Congress went into recess for two weeks, whilst letting the $600 economic relief paycheck and the eviction moratorium expire last July 31, 2020 without clarity. As many Americans are still unemployed and while many businesses still unable to pick up where they left off before the COVID-19 lockdown, job opportunities are as elusive as ever.
The only source of financial assistance is the unemployment benefits being doled out by state governments. In addition, the expiration of the eviction moratorium could drive many Americans out of their homes.
The sad part is that the amount of unemployment benefits vary from state to state. Based on the list of unemployment benefits being paid out per state, the amount handed out as financial assistance can be as low as $5 to $20 minimum per week; albeit tending to vary based on the eligibility of the person applying for unemployment benefit. Overall, the average unemployment benefit paid in the U.S. is $6.00 per week.
The following states pay a minimum of below $100 per week: Connecticut ($15), Delaware ($20), Hawaii ($5), Louisiana ($10), Nevada ($16), North Carolina ($15) and Oklahoma ($16). Arizona and Washington have the highest minimum of nearly $190 per week.
However, a meager minimum does not indicate that a state is less generous. The rationale behind the low amount is to make it easier for residents to qualify for state unemployment benefit, which denotes that high a minimum in state financial aid has more stringent eligibility requirements. Hawaai for example pays a minimum of $5 per week but has been noted to rank second in the payment of unemployment benefits in May, which averaged at $466 per week.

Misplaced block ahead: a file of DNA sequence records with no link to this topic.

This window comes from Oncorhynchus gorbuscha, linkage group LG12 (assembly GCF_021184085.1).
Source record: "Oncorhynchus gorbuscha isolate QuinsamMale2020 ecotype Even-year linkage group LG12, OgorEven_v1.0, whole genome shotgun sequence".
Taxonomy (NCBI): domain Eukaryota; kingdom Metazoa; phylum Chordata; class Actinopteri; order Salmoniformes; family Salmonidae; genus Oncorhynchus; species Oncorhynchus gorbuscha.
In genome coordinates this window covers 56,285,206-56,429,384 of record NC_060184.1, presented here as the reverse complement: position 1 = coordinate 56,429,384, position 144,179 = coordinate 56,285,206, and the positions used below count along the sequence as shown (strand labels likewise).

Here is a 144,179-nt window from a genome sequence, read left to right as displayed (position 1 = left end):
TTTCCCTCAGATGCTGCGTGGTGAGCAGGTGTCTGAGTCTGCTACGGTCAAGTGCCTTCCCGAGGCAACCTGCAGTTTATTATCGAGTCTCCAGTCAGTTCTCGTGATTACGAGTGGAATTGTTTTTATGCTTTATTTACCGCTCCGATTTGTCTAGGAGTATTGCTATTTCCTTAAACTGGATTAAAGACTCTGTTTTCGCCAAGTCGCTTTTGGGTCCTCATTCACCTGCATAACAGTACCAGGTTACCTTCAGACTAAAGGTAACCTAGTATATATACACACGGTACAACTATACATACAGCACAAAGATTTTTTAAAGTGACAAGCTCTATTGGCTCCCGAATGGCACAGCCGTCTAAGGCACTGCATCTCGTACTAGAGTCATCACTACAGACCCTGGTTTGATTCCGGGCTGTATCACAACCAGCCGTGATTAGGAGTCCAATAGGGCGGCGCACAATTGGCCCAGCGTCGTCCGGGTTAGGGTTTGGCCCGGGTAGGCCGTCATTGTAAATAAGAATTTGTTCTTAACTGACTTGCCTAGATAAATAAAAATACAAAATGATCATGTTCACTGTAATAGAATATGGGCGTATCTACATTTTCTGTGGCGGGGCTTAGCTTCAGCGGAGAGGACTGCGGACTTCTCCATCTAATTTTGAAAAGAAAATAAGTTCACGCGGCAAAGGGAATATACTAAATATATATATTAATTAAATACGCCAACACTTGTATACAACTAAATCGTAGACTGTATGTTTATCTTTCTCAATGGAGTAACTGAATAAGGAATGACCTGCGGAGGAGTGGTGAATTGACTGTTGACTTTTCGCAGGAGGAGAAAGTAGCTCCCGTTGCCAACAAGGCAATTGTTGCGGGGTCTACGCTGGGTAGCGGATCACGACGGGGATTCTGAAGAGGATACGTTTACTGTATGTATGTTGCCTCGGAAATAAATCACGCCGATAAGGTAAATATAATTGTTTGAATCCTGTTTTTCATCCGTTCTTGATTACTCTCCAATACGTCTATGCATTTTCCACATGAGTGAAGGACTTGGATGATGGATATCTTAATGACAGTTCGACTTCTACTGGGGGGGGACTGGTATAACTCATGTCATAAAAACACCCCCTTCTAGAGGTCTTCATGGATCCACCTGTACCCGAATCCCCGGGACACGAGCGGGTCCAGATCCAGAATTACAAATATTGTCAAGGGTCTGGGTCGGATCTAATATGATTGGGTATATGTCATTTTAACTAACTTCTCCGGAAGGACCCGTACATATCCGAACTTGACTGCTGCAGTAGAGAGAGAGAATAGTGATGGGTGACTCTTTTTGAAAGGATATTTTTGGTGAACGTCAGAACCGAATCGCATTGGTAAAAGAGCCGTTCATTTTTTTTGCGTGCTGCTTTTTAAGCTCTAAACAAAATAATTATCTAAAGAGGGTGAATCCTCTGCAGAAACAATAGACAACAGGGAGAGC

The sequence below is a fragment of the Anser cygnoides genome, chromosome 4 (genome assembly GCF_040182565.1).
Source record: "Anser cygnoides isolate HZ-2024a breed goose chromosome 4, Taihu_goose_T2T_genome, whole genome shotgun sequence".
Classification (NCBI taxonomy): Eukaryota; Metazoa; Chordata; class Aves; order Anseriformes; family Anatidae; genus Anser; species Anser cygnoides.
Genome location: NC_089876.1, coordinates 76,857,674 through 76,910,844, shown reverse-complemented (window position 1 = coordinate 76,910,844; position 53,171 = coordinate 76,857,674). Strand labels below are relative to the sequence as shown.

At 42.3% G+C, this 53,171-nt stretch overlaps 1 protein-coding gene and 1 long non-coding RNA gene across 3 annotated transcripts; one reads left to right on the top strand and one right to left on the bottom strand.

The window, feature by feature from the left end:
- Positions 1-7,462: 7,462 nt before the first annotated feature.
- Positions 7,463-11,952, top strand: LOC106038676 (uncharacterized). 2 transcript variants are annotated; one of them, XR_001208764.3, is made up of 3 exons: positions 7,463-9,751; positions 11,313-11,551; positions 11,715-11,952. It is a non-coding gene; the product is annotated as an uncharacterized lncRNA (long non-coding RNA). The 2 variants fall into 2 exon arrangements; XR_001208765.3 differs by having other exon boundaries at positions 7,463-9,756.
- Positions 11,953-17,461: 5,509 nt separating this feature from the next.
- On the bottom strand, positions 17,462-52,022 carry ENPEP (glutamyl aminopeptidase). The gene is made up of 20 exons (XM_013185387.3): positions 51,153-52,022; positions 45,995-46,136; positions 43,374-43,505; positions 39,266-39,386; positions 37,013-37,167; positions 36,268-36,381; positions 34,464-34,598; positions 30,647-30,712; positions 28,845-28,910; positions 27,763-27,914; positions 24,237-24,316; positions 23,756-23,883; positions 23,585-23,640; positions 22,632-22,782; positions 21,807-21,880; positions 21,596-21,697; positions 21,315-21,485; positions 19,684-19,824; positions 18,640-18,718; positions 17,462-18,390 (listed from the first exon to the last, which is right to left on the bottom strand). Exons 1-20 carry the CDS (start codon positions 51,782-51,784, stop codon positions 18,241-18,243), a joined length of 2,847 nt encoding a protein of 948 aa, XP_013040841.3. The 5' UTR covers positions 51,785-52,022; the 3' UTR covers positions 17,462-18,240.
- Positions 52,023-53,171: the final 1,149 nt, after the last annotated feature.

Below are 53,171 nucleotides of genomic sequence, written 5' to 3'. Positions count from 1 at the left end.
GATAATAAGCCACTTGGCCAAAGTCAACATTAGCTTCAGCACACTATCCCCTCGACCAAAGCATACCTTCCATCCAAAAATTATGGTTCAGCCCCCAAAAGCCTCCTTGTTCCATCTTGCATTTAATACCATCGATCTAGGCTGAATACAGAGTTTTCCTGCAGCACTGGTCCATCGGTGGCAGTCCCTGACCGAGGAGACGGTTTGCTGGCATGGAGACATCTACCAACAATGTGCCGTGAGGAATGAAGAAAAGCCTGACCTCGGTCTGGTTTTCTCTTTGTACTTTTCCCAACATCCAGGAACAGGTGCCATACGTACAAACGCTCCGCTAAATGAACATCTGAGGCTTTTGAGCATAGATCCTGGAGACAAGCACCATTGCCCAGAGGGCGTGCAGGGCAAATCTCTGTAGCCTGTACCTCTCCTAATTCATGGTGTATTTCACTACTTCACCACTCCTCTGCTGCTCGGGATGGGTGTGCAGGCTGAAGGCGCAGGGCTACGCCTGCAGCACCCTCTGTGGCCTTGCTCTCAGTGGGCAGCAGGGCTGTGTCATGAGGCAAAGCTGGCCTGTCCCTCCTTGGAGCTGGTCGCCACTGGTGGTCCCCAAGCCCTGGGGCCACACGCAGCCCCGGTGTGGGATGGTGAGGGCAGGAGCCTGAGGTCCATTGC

Comparison of Eligibility Requirements for State Unemployment Benefit
While Hawaii pays only $5 minimum, a recipient needs ony to meet the following eligibikity requirements:
1. An applicant must have earned a minimum amount in wages for at least two quarters during the period between April 2018 to March 31, 2019.
2. An applicant became unemployed through no fault of his own as delineated under Hawaii law.
3. An applicant must be actively seeking for work and available to work any time.
Although Washing5on pays the highest minimum in unem0loyment benefits, an applicant’s reason will be evaluated before they can qualify.
1. A person applying for unemployment benefit in Washington must have worked in the state during the recent 18 months; except those who worked for the federal government or the military.
2. The Washington State Security Department will evaluate the reason why the applicant is unemployed, whether it be due to lay off or firing; or if the applicant quit his job. Evaluations may include reason for military discharge, or involvement in a labor dispute or work strike.Read More